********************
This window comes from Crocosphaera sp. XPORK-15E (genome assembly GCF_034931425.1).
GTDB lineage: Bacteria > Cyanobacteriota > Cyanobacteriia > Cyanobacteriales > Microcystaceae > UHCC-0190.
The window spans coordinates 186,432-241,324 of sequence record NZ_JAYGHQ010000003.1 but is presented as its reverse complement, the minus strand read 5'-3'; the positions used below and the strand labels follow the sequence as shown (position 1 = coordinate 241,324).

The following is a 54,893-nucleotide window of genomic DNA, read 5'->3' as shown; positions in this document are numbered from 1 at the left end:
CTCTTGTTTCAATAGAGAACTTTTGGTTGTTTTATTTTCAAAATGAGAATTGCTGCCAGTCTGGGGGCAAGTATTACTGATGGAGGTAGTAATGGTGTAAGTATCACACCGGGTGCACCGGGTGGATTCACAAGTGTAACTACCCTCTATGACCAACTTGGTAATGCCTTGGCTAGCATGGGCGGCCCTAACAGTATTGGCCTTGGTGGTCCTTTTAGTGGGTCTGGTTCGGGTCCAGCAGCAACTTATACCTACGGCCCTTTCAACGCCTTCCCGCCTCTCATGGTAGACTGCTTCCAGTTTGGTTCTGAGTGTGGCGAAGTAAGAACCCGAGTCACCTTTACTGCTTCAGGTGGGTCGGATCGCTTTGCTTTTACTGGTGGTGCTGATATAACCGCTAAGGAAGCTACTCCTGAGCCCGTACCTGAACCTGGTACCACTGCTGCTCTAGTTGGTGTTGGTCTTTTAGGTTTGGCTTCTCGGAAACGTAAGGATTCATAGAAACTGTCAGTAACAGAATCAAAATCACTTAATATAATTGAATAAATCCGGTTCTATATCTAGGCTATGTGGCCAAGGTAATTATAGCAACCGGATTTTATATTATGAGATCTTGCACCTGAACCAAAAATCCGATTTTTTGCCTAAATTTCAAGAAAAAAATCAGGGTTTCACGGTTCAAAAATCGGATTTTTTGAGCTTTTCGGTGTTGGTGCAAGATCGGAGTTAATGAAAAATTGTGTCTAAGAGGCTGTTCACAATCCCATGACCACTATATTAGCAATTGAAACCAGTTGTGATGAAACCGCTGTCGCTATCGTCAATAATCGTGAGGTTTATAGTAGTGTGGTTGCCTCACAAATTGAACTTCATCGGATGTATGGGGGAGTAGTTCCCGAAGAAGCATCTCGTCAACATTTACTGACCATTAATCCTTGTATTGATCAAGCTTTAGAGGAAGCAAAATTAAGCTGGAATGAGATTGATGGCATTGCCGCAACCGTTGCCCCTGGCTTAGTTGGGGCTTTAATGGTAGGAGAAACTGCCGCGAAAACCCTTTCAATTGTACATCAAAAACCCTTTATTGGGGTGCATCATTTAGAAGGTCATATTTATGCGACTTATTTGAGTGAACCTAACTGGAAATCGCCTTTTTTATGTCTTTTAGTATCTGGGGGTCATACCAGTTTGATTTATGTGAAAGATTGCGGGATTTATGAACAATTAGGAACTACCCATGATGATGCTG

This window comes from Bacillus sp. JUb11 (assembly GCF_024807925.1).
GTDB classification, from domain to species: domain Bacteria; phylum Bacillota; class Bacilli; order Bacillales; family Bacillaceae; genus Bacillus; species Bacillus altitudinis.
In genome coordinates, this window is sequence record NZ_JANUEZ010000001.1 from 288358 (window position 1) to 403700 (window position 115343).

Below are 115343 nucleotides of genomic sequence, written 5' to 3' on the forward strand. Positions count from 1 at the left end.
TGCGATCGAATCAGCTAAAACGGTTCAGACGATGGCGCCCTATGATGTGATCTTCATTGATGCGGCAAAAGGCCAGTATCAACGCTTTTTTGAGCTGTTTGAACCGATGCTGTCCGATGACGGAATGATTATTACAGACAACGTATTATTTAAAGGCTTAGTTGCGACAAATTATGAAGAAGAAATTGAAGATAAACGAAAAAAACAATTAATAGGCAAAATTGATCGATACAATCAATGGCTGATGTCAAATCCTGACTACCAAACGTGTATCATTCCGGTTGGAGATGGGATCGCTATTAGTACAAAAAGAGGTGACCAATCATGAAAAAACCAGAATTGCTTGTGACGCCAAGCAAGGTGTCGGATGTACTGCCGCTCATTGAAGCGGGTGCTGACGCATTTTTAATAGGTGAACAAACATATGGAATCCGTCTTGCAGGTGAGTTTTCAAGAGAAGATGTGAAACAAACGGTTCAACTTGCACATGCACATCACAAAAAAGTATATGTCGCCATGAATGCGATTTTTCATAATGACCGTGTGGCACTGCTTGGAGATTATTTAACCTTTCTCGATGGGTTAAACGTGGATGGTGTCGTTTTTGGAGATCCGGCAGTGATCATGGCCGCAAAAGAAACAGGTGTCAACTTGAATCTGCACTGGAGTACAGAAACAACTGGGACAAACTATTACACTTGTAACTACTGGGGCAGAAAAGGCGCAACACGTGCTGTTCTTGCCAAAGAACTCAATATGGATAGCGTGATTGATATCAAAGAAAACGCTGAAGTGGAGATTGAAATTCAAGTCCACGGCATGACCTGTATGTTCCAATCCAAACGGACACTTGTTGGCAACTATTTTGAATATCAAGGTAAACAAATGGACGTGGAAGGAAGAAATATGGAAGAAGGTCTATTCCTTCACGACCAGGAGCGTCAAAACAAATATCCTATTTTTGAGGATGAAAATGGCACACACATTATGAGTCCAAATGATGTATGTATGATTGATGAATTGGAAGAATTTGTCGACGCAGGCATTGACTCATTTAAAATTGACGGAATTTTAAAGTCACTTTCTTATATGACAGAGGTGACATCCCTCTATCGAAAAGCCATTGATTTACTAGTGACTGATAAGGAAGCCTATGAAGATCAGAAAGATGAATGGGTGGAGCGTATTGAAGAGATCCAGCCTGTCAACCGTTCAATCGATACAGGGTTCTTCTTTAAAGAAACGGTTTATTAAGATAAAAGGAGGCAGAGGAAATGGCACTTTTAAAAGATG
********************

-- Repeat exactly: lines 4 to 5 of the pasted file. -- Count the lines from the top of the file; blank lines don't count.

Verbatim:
The following is a 54,893-nucleotide window of genomic DNA, read 5'->3' as shown; positions in this document are numbered from 1 at the left end:
CTCTTGTTTCAATAGAGAACTTTTGGTTGTTTTATTTTCAAAATGAGAATTGCTGCCAGTCTGGGGGCAAGTATTACTGATGGAGGTAGTAATGGTGTAAGTATCACACCGGGTGCACCGGGTGGATTCACAAGTGTAACTACCCTCTATGACCAACTTGGTAATGCCTTGGCTAGCATGGGCGGCCCTAACAGTATTGGCCTTGGTGGTCCTTTTAGTGGGTCTGGTTCGGGTCCAGCAGCAACTTATACCTACGGCCCTTTCAACGCCTTCCCGCCTCTCATGGTAGACTGCTTCCAGTTTGGTTCTGAGTGTGGCGAAGTAAGAACCCGAGTCACCTTTACTGCTTCAGGTGGGTCGGATCGCTTTGCTTTTACTGGTGGTGCTGATATAACCGCTAAGGAAGCTACTCCTGAGCCCGTACCTGAACCTGGTACCACTGCTGCTCTAGTTGGTGTTGGTCTTTTAGGTTTGGCTTCTCGGAAACGTAAGGATTCATAGAAACTGTCAGTAACAGAATCAAAATCACTTAATATAATTGAATAAATCCGGTTCTATATCTAGGCTATGTGGCCAAGGTAATTATAGCAACCGGATTTTATATTATGAGATCTTGCACCTGAACCAAAAATCCGATTTTTTGCCTAAATTTCAAGAAAAAAATCAGGGTTTCACGGTTCAAAAATCGGATTTTTTGAGCTTTTCGGTGTTGGTGCAAGATCGGAGTTAATGAAAAATTGTGTCTAAGAGGCTGTTCACAATCCCATGACCACTATATTAGCAATTGAAACCAGTTGTGATGAAACCGCTGTCGCTATCGTCAATAATCGTGAGGTTTATAGTAGTGTGGTTGCCTCACAAATTGAACTTCATCGGATGTATGGGGGAGTAGTTCCCGAAGAAGCATCTCGTCAACATTTACTGACCATTAATCCTTGTATTGATCAAGCTTTAGAGGAAGCAAAATTAAGCTGGAATGAGATTGATGGCATTGCCGCAACCGTTGCCCCTGGCTTAGTTGGGGCTTTAATGGTAGGAGAAACTGCCGCGAAAACCCTTTCAATTGTACATCAAAAACCCTTTATTGGGGTGCATCATTTAGAAGGTCATATTTATGCGACTTATTTGAGTGAACCTAACTGGAAATCGCCTTTTTTATGTCTTTTAGTATCTGGGGGTCATACCAGTTTGATTTATGTGAAAGATTGCGGGATTTATGAACAATTAGGAACTACCCATGATGATGCTG